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David Cameron says the spending cuts will affect "our whole way of life" as the Coalition prepares to learn economic lessons from Canada

David Cameron speaking by booksYesterday I noted David Cameron's Sunday Times interview in which he began preparing people for the economic pain to come.

This morning he will be making a speech in which he will set out in the starkest terms yet the likely impact of the spending cuts which the Government will implement in order to reduce the debt bequeathed by Labour:

"I want to set out for the country the big arguments that form the background to the inevitably painful times that lie ahead of us, why we need to do this, why the overall scale of the problem is even worse than we thought and why its potential consequences are therefore more critical than we feared."

"How we deal with these things will affect our economy, our society – indeed our whole way of life. The decisions we make will affect every single person in our country. And the effects of those decisions will stay with us for years, perhaps decades to come."

“It is precisely because these decisions are so momentous, because they will have such enormous implications and because we cannot afford either to duck them or to get them wrong that I want to make sure we go about the urgent task of cutting our deficit in a way that is open, responsible and fair.”

"I want this government to carry out Britain's unavoidable deficit reduction plan in a way that strengthens and unites the country."

Picture 5 The Telegraph this morning leads its coverage previewing the speech with the news that the Prime Minister and the Chancellor are seeking to emulate the success of mid-1990s Canada in turning round an alarming budget deficit in three years with radical spending cuts.

The paper suggests that the approach will therefore involve:

  • An unprecedented public consultation exercise on what people expect from public services and where they think the cuts should fall;
  • A fundamental re-evaluation of the relationship between government and the public sector;
  • A new "star chamber" of Cabinet ministers vetting every departmental budget.

It reports:

Senior Conservatives, led by Mr Osborne, have examined the Canadian model while in opposition and have taken advice from those involved. The idea of a star chamber – copied from Canada – will transform the way spending rounds are carried out. A committee of around four senior ministers will “test” the claims of each department before their multi-billion pound budgets are agreed.

10.30am update:

Picture 7
David Cameron has just made his speech on the need to cut spending and reduce borrowing and he makes it clear where the blame lies for the problems:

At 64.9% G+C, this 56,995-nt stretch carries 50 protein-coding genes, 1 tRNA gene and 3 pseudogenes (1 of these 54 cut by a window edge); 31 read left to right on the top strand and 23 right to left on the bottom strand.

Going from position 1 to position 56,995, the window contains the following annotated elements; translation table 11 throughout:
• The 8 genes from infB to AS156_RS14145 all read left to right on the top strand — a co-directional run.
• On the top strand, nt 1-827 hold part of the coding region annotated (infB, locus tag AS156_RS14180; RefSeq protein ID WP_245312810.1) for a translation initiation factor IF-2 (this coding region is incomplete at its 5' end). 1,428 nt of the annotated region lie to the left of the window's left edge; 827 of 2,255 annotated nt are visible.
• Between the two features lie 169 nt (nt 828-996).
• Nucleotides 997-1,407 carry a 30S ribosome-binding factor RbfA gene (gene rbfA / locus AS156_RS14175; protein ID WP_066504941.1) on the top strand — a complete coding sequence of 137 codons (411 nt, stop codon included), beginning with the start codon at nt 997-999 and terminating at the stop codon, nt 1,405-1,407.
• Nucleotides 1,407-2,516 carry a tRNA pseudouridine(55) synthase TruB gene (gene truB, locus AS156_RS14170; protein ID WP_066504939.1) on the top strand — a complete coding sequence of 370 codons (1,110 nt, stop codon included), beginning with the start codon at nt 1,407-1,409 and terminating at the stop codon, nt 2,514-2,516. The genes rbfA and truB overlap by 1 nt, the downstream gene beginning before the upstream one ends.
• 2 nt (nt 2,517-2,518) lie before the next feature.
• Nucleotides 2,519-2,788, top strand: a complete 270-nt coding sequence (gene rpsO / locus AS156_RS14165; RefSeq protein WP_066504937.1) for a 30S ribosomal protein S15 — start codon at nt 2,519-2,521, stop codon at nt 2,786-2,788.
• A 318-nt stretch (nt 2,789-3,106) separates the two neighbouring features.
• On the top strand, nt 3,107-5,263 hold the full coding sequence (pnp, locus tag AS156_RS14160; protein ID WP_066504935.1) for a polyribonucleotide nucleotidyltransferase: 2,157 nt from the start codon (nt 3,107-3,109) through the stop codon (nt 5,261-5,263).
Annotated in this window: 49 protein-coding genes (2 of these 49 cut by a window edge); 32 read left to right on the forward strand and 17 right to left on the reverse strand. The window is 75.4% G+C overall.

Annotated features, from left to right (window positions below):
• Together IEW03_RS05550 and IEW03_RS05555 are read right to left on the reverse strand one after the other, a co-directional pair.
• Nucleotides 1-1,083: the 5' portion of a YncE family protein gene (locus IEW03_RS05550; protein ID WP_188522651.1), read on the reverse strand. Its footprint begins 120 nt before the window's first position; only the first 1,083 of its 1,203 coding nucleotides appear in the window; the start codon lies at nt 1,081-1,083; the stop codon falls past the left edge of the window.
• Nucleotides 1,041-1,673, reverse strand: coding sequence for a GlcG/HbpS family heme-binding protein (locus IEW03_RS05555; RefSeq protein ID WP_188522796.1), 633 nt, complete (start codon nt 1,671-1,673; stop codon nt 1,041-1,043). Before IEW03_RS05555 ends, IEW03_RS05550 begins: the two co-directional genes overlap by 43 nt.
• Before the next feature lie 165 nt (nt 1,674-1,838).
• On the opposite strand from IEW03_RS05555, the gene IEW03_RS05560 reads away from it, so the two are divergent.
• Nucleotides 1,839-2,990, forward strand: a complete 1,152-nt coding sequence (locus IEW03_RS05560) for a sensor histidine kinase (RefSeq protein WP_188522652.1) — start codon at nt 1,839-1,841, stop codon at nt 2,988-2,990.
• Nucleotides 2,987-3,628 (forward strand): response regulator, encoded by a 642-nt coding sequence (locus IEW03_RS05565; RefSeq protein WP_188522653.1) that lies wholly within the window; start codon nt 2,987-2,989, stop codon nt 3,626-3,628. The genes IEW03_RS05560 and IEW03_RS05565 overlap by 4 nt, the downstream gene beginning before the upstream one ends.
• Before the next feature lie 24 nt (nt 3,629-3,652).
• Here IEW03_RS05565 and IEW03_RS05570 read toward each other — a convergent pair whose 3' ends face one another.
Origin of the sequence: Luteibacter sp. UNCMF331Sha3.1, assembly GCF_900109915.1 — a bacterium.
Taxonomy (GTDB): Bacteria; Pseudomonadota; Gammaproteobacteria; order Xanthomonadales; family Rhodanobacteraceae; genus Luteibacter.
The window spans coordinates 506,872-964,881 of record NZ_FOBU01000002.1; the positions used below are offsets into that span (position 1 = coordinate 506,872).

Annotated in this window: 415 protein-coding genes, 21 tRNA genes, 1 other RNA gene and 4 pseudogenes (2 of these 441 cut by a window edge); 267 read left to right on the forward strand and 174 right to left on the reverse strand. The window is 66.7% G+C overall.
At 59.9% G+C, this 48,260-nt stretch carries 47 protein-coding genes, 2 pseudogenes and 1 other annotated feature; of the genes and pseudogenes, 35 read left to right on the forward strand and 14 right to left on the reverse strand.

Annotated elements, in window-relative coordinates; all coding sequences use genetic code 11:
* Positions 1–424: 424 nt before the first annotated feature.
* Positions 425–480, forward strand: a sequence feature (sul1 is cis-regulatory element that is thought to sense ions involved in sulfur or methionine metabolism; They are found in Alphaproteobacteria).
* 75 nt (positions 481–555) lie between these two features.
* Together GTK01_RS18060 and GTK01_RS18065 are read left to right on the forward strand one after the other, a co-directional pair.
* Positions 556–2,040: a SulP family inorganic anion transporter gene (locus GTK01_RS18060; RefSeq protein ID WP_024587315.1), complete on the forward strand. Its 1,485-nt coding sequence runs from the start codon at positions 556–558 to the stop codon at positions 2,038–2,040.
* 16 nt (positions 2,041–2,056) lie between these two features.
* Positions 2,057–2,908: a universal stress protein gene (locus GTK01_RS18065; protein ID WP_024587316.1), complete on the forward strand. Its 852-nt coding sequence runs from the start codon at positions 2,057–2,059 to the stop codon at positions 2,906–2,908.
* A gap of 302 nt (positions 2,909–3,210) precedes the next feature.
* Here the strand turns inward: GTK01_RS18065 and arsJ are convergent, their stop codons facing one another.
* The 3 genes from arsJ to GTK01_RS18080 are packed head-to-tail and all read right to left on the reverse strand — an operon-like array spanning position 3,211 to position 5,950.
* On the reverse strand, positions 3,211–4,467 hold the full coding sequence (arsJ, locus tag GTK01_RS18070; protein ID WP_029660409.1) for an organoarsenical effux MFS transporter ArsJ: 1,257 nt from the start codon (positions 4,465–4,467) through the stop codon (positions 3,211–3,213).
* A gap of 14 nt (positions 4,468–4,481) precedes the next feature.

"These problems have not just appeared overnight. I think people understand by now that the debt crisis is the legacy of the last government.  But exactly the same applies to the action we will need to take to deal with it. If there are cuts – they are part of that legacy."

In his speech, the Prime Minister then explained the shocking level of debt interest which Gordon Brown has bequeathed to the new Government:

"What I can tell you today – and what we did not know for sure before in fact what we could not know, because the previous Chancellor of the Exchequer did not make the figures available is how much the interest on our debt is likely to increase in the years to come.

Now we have looked at the figures. Based on the calculations of the last government, in five years’ time the interest we are paying on our debt is predicted to be around £70 billion. That is a simply staggering amount. 

No wonder the previous government refused to publish the information. Let me explain what it means. Today we spend more on debt interest than we do on running schools in England.  But £70 billion means spending more on debt interest than we currently do on running schools in England plus climate change plus transport.

Interest payments of £70 billion mean that for every single pound you pay in tax, 10 pence would be spent on interest. Is that what people work so hard for, that their taxes are blown on interest payments on the national debt? What a terrible, terrible waste of money. So, this is how bad things have got. This is how far we have been living beyond our means. This is the legacy our generation threatens to leave the next."

Read the full text of his speech at PoliticsHome,

Jonathan Isaby


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